A brand new study predicts a 21-hour work week is inevitable. Dubbed 21 hours, the New Economics Foundation, or nef, study forecasts a major shift in the length of the formal work week as a consequence of dealing with key economic, social and environmental problems. Could the virtual office play a role?

Nef says there are several forces pushing us towards a shorter working week: lasting damage to the economy caused by the banking crisis, an increasingly divided society with too much over-work alongside too much unemployment, and an urgent need for deep cuts in environmentally damaging over-consumption.

“So many of us live to work, work to earn, and earn to consume. And our consumption habits are squandering the earth’s natural resources,” says Anna Coote, co-author of the report and Head of Social Policy at nef.  “Spending less time in paid work could help us to break this pattern. We’d have more time to be better parents, better citizens, better careers and better neighbors. And we could even become better employees: less stressed, more in control, happier in our jobs and more productive. It is time to break the power of the old industrial clock, take back our lives and work for a sustainable future.”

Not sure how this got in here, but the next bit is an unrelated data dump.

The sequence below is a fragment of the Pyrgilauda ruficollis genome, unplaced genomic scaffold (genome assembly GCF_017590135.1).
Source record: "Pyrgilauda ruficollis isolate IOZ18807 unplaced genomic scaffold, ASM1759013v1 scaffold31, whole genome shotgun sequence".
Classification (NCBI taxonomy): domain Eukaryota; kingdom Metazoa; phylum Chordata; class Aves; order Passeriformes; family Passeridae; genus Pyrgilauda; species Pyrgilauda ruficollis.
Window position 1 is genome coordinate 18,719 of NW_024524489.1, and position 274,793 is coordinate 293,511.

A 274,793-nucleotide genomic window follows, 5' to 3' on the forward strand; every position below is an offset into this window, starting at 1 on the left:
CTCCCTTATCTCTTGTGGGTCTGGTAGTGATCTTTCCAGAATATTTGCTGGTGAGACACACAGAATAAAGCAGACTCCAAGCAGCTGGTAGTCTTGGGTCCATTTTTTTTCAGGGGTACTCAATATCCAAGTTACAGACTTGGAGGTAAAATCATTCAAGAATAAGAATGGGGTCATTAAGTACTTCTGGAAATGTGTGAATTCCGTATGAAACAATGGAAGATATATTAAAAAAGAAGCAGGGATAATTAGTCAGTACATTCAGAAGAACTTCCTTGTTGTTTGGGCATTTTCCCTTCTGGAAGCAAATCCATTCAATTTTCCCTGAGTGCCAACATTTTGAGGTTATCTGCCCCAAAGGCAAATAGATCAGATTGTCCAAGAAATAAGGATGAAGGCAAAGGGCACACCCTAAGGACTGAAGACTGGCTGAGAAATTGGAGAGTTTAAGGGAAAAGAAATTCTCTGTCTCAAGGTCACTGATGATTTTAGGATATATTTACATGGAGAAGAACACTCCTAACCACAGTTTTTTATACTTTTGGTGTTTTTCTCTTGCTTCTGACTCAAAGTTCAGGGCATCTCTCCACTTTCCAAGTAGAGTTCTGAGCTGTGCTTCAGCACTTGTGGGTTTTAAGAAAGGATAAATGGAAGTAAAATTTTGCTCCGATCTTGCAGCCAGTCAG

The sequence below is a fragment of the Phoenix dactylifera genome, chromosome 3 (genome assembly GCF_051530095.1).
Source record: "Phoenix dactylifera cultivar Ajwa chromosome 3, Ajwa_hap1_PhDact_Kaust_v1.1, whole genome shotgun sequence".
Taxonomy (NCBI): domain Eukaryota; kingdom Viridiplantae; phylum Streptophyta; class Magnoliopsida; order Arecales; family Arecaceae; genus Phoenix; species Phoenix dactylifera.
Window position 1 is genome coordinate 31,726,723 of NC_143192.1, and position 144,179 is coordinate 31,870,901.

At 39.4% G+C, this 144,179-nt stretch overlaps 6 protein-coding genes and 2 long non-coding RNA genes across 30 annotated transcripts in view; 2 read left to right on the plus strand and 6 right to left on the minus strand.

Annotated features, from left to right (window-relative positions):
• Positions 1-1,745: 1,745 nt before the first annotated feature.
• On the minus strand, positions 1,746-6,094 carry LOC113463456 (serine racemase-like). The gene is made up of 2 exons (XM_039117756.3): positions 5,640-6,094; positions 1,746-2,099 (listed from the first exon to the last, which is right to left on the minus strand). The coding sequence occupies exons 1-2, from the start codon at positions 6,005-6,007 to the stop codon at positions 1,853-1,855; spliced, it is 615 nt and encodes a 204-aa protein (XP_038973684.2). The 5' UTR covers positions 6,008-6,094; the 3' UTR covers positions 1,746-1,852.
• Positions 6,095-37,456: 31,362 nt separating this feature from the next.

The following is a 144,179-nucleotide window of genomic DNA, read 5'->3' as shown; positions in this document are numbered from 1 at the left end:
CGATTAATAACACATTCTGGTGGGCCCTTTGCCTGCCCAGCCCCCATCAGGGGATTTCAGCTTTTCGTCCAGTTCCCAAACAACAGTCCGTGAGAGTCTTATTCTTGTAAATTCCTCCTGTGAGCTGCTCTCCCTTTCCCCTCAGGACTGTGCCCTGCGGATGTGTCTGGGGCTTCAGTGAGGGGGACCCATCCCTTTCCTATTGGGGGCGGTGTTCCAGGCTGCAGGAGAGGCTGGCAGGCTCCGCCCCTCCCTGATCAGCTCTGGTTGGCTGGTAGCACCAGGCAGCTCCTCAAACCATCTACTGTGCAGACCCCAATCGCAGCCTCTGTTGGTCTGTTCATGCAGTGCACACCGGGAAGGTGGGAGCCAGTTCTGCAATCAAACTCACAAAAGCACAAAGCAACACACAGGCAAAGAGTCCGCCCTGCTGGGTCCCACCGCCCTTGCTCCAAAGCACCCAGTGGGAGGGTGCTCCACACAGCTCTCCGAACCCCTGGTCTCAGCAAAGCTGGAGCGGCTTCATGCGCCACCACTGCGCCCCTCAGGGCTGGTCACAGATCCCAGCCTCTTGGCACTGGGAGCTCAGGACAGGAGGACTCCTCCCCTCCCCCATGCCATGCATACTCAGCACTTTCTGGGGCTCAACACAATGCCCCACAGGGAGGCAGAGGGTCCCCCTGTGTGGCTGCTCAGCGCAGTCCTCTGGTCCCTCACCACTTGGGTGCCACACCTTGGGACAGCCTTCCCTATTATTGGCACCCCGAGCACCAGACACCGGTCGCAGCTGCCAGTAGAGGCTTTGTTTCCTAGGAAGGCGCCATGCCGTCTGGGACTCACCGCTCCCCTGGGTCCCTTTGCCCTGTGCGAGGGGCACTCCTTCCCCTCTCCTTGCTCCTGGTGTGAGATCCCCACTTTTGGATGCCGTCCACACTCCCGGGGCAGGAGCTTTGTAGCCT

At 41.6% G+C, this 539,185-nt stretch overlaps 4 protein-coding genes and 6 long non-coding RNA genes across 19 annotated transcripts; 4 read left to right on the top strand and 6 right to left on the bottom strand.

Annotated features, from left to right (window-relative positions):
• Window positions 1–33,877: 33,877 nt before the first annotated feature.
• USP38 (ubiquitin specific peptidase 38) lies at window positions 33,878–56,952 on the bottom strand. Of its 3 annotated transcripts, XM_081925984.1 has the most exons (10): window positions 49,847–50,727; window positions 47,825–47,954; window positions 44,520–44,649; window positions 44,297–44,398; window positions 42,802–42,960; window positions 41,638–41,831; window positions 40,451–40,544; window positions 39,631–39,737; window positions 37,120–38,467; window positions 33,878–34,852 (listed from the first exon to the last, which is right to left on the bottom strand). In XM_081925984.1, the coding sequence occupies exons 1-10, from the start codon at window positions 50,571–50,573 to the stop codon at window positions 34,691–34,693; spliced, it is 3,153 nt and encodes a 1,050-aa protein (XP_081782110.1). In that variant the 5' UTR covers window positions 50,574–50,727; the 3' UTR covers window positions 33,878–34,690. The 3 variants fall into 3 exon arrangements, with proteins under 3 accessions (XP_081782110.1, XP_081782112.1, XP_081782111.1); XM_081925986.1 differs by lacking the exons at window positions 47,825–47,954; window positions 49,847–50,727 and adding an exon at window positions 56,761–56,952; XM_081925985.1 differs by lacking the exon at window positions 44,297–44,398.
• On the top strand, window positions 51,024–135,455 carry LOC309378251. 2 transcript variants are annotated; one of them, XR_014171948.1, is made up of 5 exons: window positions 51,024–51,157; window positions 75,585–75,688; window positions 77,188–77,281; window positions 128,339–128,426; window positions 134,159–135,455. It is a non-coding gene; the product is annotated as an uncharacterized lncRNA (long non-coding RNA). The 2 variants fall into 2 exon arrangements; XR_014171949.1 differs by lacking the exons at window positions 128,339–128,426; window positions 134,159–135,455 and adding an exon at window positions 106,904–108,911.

Could a virtual office help? I think it could. A virtual office can cut down on commute time, for starters. Even if the workweek doesn't shrink to 21 hours, employees and business owners could save 10 hours a week – or more – dressing and commuting to work. People can also cut business overhead costs with a virtual office space, from the bricks and mortar under which they work to the costly lunches at local restaurants.

Virtual offices may not ultimately lead to working fewer hours on the actual job, but virtual office technologies can make employees more efficient. Greater efficiency could lead to the need to work fewer hours – or the ability to take more time off. Even if you go in to work early and work late, a virtual office still offers more freedom – and more work-life balance.

We'll look into more of the implications of nef's new study in tomorrow's post.